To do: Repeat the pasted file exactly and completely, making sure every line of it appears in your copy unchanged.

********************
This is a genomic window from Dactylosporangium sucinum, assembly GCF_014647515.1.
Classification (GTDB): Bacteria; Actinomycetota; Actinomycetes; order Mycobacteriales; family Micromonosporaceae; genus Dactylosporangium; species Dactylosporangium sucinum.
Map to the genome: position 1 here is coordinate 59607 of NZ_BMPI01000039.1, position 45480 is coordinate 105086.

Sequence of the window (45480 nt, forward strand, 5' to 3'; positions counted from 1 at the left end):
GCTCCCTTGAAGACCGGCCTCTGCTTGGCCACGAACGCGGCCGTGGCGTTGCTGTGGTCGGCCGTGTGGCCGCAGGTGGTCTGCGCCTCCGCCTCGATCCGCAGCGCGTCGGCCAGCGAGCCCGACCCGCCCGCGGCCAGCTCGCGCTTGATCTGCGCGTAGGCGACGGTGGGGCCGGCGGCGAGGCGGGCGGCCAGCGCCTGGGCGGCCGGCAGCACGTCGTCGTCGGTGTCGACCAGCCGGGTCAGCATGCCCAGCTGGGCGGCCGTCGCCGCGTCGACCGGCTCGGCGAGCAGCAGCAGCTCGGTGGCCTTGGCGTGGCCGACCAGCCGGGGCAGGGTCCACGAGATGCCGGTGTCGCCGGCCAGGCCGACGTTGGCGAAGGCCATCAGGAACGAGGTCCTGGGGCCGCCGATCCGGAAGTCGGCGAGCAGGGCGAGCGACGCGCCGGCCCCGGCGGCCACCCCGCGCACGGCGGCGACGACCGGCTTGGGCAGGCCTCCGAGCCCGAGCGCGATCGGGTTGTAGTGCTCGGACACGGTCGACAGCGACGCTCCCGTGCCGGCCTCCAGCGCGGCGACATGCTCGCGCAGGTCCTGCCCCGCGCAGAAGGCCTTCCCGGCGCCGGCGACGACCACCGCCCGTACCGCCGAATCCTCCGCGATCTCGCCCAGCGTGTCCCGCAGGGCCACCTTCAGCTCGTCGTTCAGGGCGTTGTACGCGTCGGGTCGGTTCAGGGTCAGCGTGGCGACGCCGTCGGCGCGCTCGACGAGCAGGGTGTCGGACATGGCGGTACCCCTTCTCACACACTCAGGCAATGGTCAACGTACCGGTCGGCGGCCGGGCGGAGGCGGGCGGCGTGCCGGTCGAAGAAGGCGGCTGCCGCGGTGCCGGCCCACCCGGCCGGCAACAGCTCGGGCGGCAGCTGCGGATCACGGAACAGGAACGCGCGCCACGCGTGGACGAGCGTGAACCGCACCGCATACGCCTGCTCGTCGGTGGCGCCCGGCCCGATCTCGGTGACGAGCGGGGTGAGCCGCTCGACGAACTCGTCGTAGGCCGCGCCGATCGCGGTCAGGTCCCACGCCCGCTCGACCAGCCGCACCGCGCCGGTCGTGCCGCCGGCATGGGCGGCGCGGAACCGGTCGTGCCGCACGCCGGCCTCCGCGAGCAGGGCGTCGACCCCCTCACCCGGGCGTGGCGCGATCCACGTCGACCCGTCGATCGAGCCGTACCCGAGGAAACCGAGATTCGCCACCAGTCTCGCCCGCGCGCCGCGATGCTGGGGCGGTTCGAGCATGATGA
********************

This is a genomic window from Dactylosporangium sucinum, assembly GCF_014647515.1.
Classification (GTDB): Bacteria; Actinomycetota; Actinomycetes; order Mycobacteriales; family Micromonosporaceae; genus Dactylosporangium; species Dactylosporangium sucinum.
Map to the genome: position 1 here is coordinate 59607 of NZ_BMPI01000039.1, position 45480 is coordinate 105086.

Sequence of the window (45480 nt, forward strand, 5' to 3'; positions counted from 1 at the left end):
GCTCCCTTGAAGACCGGCCTCTGCTTGGCCACGAACGCGGCCGTGGCGTTGCTGTGGTCGGCCGTGTGGCCGCAGGTGGTCTGCGCCTCCGCCTCGATCCGCAGCGCGTCGGCCAGCGAGCCCGACCCGCCCGCGGCCAGCTCGCGCTTGATCTGCGCGTAGGCGACGGTGGGGCCGGCGGCGAGGCGGGCGGCCAGCGCCTGGGCGGCCGGCAGCACGTCGTCGTCGGTGTCGACCAGCCGGGTCAGCATGCCCAGCTGGGCGGCCGTCGCCGCGTCGACCGGCTCGGCGAGCAGCAGCAGCTCGGTGGCCTTGGCGTGGCCGACCAGCCGGGGCAGGGTCCACGAGATGCCGGTGTCGCCGGCCAGGCCGACGTTGGCGAAGGCCATCAGGAACGAGGTCCTGGGGCCGCCGATCCGGAAGTCGGCGAGCAGGGCGAGCGACGCGCCGGCCCCGGCGGCCACCCCGCGCACGGCGGCGACGACCGGCTTGGGCAGGCCTCCGAGCCCGAGCGCGATCGGGTTGTAGTGCTCGGACACGGTCGACAGCGACGCTCCCGTGCCGGCCTCCAGCGCGGCGACATGCTCGCGCAGGTCCTGCCCCGCGCAGAAGGCCTTCCCGGCGCCGGCGACGACCACCGCCCGTACCGCCGAATCCTCCGCGATCTCGCCCAGCGTGTCCCGCAGGGCCACCTTCAGCTCGTCGTTCAGGGCGTTGTACGCGTCGGGTCGGTTCAGGGTCAGCGTGGCGACGCCGTCGGCGCGCTCGACGAGCAGGGTGTCGGACATGGCGGTACCCCTTCTCACACACTCAGGCAATGGTCAACGTACCGGTCGGCGGCCGGGCGGAGGCGGGCGGCGTGCCGGTCGAAGAAGGCGGCTGCCGCGGTGCCGGCCCACCCGGCCGGCAACAGCTCGGGCGGCAGCTGCGGATCACGGAACAGGAACGCGCGCCACGCGTGGACGAGCGTGAACCGCACCGCATACGCCTGCTCGTCGGTGGCGCCCGGCCCGATCTCGGTGACGAGCGGGGTGAGCCGCTCGACGAACTCGTCGTAGGCCGCGCCGATCGCGGTCAGGTCCCACGCCCGCTCGACCAGCCGCACCGCGCCGGTCGTGCCGCCGGCATGGGCGGCGCGGAACCGGTCGTGCCGCACGCCGGCCTCCGCGAGCAGGGCGTCGACCCCCTCACCCGGGCGTGGCGCGATCCACGTCGACCCGTCGATCGAGCCGTACCCGAGGAAACCGAGATTCGCCACCAGTCTCGCCCGCGCGCCGCGATGCTGGGGCGGTTCGAGCATGATGA